In all the hubbub with HP killing the TouchPad and spinning off its PC division, one might forget that HP still has a strong connection with Apple: They’re the only printer manufacturer with printers that fully integrate prinitng from iOS, thanks to HP’s inclusion of AirPrint on many of its printers.
The HP Officejet 6500A Plus ($200), with its all-in-one features, automatic document feeder, wifi connectivity and removable duplexer for double-sided printing, is already an attractively spec’d printer. Toss in AirPrint capability and you’ve got a strong contender to fill any iDevice-toting home/small office manager’s priniting needs.
There will soon be a day when a driver is not required for printing. Wireless printing has become more of a household standard as new printers roll out with cloud technology, and Apple is looking to make the printing experience as painless and seamless as possible.
Two interesting patents applications were recently filed by Apple that detail printing protocols and APIs that don’t require drivers, with more of a focus also being placed on printing from the cloud.
With the release of AirPrint late last year, Apple finally gave iDevice users what they’d been clamoring for (and quite loudly, since the iPad’s debut): the easy ability to print from a wifi connected printer. Hurrah! Problem is, it only works with printers made by HP — owners of Epsons, Canons and the rest were left out in the cold.
However, for Epson owners willing to shell out $10, Thinxtream‘s PrintJinni app already provided a means to print to select Epson wifi-connected printers. In late December PrintJinni became a free download to put itself on even footing with AirPrint, pricewise — question is, how good of a solution is it?
Right now, if you have Mac OS X 10.6.5 and an iPad running iOS 4.2 GM, AirPrint’s a bit of a mess: some people are reporting that it is working, but many are not having any luck.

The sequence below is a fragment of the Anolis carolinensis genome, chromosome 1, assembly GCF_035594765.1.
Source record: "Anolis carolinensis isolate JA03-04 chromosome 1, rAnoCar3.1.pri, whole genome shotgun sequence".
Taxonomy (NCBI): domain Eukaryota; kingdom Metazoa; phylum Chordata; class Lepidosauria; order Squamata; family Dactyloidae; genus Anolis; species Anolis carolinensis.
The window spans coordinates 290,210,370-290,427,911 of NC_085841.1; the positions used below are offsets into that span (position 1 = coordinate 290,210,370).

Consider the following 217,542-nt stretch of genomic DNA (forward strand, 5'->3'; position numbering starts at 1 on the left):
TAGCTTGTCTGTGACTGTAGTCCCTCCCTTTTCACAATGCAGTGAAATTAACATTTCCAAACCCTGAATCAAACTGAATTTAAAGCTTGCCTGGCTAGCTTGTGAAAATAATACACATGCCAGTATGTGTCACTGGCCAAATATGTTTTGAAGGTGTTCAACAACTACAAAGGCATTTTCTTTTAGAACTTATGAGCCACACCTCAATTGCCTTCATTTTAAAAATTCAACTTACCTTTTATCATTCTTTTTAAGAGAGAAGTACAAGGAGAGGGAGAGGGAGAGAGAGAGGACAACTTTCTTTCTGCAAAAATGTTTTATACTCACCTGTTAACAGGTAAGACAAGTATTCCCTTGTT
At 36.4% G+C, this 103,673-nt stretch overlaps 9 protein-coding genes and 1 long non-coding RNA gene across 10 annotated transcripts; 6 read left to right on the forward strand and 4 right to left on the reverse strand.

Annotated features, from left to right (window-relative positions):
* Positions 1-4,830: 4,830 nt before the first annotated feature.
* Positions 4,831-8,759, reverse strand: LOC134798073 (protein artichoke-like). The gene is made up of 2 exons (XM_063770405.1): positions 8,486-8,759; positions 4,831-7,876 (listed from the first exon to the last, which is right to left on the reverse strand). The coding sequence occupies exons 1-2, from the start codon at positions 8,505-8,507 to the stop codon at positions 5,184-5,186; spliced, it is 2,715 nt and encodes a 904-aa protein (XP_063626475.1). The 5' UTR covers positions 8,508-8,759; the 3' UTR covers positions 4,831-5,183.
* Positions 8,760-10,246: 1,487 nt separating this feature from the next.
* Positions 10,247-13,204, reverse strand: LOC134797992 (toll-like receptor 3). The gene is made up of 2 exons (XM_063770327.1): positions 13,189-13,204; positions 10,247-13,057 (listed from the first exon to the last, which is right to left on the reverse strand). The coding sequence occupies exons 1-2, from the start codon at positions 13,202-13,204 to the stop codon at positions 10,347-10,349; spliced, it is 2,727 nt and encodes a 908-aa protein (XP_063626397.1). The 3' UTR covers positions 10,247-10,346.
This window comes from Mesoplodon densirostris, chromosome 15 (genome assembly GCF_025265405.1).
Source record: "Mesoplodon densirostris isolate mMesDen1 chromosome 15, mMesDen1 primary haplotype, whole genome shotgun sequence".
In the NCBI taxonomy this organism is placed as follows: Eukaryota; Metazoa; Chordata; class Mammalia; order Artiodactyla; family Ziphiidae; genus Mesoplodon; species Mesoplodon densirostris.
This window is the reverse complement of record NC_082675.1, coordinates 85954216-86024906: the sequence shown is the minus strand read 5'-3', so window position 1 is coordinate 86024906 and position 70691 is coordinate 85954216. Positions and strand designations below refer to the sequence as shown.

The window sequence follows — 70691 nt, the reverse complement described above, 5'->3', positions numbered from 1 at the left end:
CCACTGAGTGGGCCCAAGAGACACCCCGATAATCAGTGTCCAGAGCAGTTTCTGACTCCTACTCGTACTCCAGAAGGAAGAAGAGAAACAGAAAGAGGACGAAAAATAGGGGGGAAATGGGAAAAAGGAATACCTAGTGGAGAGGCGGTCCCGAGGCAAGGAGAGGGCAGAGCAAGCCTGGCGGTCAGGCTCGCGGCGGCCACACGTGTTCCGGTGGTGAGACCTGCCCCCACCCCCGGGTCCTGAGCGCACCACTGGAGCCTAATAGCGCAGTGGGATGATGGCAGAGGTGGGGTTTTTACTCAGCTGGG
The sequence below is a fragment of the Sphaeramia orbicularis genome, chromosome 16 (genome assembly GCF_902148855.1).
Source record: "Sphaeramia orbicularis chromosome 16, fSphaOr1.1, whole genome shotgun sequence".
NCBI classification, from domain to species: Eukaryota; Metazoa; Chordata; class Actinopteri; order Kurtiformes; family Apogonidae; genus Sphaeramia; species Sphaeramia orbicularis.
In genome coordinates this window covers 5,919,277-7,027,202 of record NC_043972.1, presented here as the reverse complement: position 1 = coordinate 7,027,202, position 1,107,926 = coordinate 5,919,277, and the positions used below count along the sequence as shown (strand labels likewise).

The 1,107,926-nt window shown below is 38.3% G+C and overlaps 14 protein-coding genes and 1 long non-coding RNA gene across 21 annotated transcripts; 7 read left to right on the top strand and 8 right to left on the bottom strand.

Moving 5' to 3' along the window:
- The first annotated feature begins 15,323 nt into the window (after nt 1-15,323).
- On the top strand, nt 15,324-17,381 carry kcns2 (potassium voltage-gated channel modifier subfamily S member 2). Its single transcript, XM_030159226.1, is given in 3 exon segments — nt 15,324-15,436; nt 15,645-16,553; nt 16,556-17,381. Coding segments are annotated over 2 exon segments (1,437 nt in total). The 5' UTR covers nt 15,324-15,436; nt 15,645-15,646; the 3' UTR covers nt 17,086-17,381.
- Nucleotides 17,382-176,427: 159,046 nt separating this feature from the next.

We suspected that it was just this sort of compatibility problems that caused Apple to scale AirPrint support back to AirPrint-compatible printers at the last minute, but developer Steven Troughton-Smith has some instructions on how to bring it to your Mac under OS X 10.6.5 and iOS 4.2 GM.
Yesterday, reports suggested that support for Apple’s AirPrint feature had been plucked from iOS 4.2 for shared printers connected to Macs and PCs, leaving only a subset of AirPrint-compatible HP printers mentioned in the official developer documentation.
Has Apple just had last minute compatibility problems they’re not willing to delay their iOS 4.2 update for, or has the AirPrint feature been canceled? Not according to Steve Jobs, but unfortunately, his comments on the matter aren’t particularly illuminating.
Starting in November when iOS 4.2 drops, we’ll finally be able to print directly from the iPhone, iPod Touch or iPad through AirPrint. At the beginning, AirPrint will mostly only work with printers shared on your network, but eventually, AirPrint-certified printers will appear that can sense nearby iOS devices out-of-the-book.
In the meantime, though, we’re going to have to settle for some printers kludging iOS printing… namely by assigning each printer an e-mail address to which documents can be sent for printing through your iPhone or iPad’s built-in Mail.app.
HP’s just announced three such printers: the HP Envy e-All-In-One, which will cost $249 and do the whole smorgasbord of home printing duties including printing, copying and scanning; the HP OfficeJet Pro 8500A Plus, an all-in-one office inkjet with wireless connectivity; and the HP PhotoSmart eStation, which costs $499 and is capable of printing photos of up to 9600×2400 dpi, and comes with an optional (blargh) Android tablet.
They’re all attractive printers, and they are all technically “AirPrint-compatible” in that when AirPrint rolls down the software update pipeline, they’ll at least be shareable from your Mac. If you want a truly AirPrint compatible printer, though, best wait for a spell longer.